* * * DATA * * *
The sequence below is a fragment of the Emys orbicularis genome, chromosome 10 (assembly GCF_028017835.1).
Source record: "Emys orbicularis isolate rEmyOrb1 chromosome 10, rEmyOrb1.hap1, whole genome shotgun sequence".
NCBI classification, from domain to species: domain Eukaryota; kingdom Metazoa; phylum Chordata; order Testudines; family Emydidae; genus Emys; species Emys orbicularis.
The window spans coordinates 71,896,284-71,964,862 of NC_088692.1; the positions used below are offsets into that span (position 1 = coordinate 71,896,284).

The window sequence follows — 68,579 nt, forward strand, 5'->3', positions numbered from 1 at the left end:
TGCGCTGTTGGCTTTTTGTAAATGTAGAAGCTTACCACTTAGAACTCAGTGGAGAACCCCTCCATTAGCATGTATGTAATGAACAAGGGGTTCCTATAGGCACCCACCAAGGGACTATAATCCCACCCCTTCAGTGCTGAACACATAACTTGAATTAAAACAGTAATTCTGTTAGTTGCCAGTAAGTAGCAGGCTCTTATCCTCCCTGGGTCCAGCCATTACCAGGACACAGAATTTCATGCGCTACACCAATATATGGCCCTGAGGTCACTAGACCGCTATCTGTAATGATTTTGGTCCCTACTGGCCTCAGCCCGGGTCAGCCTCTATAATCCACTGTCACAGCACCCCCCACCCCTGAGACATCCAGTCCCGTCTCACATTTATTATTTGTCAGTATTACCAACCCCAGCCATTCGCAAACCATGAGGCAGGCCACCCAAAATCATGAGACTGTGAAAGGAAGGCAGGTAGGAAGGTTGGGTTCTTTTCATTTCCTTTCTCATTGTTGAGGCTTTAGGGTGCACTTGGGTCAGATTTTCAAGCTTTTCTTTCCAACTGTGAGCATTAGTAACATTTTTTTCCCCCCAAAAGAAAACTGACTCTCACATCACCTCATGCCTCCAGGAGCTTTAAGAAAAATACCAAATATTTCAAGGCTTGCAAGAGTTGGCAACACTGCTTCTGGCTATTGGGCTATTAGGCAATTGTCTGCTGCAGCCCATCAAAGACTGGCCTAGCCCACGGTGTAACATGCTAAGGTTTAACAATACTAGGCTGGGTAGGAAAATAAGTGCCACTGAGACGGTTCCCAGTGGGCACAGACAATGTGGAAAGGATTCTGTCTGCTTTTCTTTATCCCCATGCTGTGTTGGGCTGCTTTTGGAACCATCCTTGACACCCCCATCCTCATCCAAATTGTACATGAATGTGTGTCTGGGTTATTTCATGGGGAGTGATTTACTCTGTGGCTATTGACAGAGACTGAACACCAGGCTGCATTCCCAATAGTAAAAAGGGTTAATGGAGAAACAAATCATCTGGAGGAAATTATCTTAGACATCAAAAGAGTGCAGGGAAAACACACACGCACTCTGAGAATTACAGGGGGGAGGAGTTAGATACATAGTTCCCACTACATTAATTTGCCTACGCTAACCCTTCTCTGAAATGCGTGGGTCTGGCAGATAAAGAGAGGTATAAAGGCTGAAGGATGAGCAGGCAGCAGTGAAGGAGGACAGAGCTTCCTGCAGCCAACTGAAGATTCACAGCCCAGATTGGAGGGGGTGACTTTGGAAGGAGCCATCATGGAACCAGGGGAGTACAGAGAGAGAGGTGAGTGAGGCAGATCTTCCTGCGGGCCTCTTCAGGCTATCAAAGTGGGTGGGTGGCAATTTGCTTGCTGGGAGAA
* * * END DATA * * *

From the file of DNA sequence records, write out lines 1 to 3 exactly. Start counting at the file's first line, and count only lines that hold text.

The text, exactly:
The sequence below is a fragment of the Emys orbicularis genome, chromosome 10 (assembly GCF_028017835.1).
Source record: "Emys orbicularis isolate rEmyOrb1 chromosome 10, rEmyOrb1.hap1, whole genome shotgun sequence".
NCBI classification, from domain to species: domain Eukaryota; kingdom Metazoa; phylum Chordata; order Testudines; family Emydidae; genus Emys; species Emys orbicularis.